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He gain’d the luve of ladies gay,

Nane eir tull him was coy,
Ah! wae is mee! I mourn the day,

For my dear Gilderoy.

15

20

My Gilderoy and I were born

Baith in one toun together,
We scant were seven years beforn
We gan

to luve each other;
Our dadies and our mammies thay,

Were fill'd wi' mickle joy, To think upon the bridal day,

Twixt me and Gilderoy.

25

For Gilderoy that luve of mine,

Gude faith, I freely bought
A wedding sark of holland fine,

Wi’ silken flowers wrought :
And he gied me a wedding ring,

Which I receiv’d wi' joy,
Nae lad nor lassie eir could sing,

Like me and Gilderoy.

30

Wi' mickle joy we spent our prime,

Till we were baith sixteen,
And aft we past the langsome time,

Among the leaves sae green;

35

Aft on the banks we'd sit us thair,

And sweetly kiss and toy,
Wi' garlands gay wad deck my hair

My handsome Gilderoy.

40

Oh! that he still had been content,

Wi' me to lead his life,
But, ah! his manfu' heart was bent,

To stir in feates of strife:
And he in many a venturous deed,

His courage bauld wad try;
And now this

gars

mine heart to bleed, For my dear Gilderoy.

45

50

And when of me his leave he tuik,

The tears they wat mine ee,
I gave tull him a parting luik,
My benison

gang

wi' thee!
God speed the weil, mine ain dear heart,

For gane is all my joy ;
My heart is rent sith we maun part,

My handsome Gilderoy.”

55

My Gilderoy baith far and near,

Was fear'd in every toun,
And bauldly bare away the gear,

Of many a lawland loun;
Nane eir durst meet him man to man,
He was sae brave a boy:

Q

60

VOL. I.

At length wi' numbers he was tane,

My winsome Gilderoy.

65

Wae worth the loun that made the laws,

To hang a man for gear,
To 'reave of life for ox or ass,

For sheep, or horse, or mare :
Had not their laws been made sae strick,

I neir had lost my joy,
Wi' sorrow neir had wat my cheek,

For my dear Gilderoy.

70

75

Giff Gilderoy had done amisse,

He mought hae banisht been,
Ah! what sair cruelty is this,

To hang sike handsome men:
To hang the flower o’Scottish land,

Sae sweet and fair a boy;
Nae lady had sae white a hand,

As thee, my Gilderoy.

80

Of Gilderoy sae fraid they were,

They bound him mickle strong,
Tull Edenburrow they led him thair,

And on a gallows hung:
They hung him high aboon the rest,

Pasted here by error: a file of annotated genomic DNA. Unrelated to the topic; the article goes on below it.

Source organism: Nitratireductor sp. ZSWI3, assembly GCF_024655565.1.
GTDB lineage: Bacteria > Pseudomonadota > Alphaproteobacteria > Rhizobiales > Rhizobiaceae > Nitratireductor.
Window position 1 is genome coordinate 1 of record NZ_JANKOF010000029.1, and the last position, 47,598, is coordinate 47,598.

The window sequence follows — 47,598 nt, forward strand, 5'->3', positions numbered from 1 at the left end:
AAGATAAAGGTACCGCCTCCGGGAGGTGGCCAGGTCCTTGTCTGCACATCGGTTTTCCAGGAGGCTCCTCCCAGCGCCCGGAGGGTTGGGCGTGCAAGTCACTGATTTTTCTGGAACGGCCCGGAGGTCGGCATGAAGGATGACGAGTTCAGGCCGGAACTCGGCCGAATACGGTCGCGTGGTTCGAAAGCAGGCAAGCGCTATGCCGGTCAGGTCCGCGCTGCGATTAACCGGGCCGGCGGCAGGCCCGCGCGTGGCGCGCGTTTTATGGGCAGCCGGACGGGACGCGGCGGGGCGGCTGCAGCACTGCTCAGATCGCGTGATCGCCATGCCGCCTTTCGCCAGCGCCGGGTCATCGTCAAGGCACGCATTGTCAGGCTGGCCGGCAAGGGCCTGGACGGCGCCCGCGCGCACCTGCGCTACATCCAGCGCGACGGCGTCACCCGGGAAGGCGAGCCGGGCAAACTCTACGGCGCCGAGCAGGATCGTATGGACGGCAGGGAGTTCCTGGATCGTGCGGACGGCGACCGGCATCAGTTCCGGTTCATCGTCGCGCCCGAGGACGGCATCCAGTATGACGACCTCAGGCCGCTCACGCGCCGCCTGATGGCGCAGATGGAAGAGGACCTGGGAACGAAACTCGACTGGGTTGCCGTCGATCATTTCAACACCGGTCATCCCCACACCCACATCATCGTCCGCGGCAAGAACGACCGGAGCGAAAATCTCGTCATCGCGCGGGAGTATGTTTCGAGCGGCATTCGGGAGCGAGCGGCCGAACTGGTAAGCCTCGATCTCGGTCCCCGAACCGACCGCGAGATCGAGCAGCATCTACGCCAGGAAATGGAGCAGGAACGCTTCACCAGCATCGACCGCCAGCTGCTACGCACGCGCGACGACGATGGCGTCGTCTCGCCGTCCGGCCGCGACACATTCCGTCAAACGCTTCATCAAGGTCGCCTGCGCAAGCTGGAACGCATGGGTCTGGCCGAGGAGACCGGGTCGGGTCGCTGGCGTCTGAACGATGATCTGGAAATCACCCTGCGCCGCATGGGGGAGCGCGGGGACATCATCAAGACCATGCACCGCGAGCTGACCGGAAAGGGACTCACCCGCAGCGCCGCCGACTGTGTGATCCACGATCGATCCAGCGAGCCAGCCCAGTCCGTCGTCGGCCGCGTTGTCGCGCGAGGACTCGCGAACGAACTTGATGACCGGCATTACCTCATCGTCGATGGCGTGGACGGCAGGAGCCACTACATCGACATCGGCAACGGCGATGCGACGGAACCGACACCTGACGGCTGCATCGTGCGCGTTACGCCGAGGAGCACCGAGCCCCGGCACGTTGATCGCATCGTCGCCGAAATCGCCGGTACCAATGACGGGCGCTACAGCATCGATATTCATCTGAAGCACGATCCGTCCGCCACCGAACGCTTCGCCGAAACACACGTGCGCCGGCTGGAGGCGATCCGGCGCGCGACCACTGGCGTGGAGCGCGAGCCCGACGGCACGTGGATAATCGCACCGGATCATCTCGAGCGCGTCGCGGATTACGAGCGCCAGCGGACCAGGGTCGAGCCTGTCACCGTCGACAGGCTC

He was sae trim a boy;
Thair dyed the youth whom I lued best,

My handsome Gilderoy.

85

90

Thus having yielded up his breath,

I bare his corpse away,
Wi' tears, that trickled for his death,

I washt his comelye clay;
And siker in a grave sae deep,

I laid the dear-lued boy,
And now for evir maun I

weep,
My winsome Gilderoy.

95

XIII.

Alinifreda.

This beautiful address to conjugal love, a subject too much neglected by the libertine Muses, was, I believe, first printed in a volume of “Miscellaneous Poems, by several hands, published by D. [David] Lewis, 1726.” 8vo.

It is there said, how truly I know not, to be a translation “from the ancient British language.”

AWAY; let nought to love displeasing,

My Winifreda, move your care;
Let nought delay the heavenly blessing,

Nor squeamish pride, nor gloomy fear.

.

5

With pompous

What tho' no grants of royal donors

titles

grace our blood; We'll shine in more substantial honors,

And to be noble we'll be good.

10

Our name, while virtue thus we tender,

Will sweetly sound where-e'er 'tis spoke : And all the great ones, they shall wonder

How they respect such little folk.

What though from fortune's lavish bounty

No mighty treasures we possess ; We'll find within our pittance plenty,

And be content without excess.

15

Still shall each returning season

Sufficient for our wishes give; For we will live a life of reason,

And that's the only life to live.

20

Through youth and age in love excelling,

We'll hand in hand together tread;
Sweet-smiling peace shall crown our dwelling,

And babes, sweet-smiling babes, our bed.

25

How should I love the pretty creatures,

While round my knees they fondly clung: To see them look their mothers features,

To hear them lisp their mothers tongue.

30

And when with envy time transported,

Shall think to rob us of our joys, You'll in your girls again be courted,

And I'll go a wooing in my boys.

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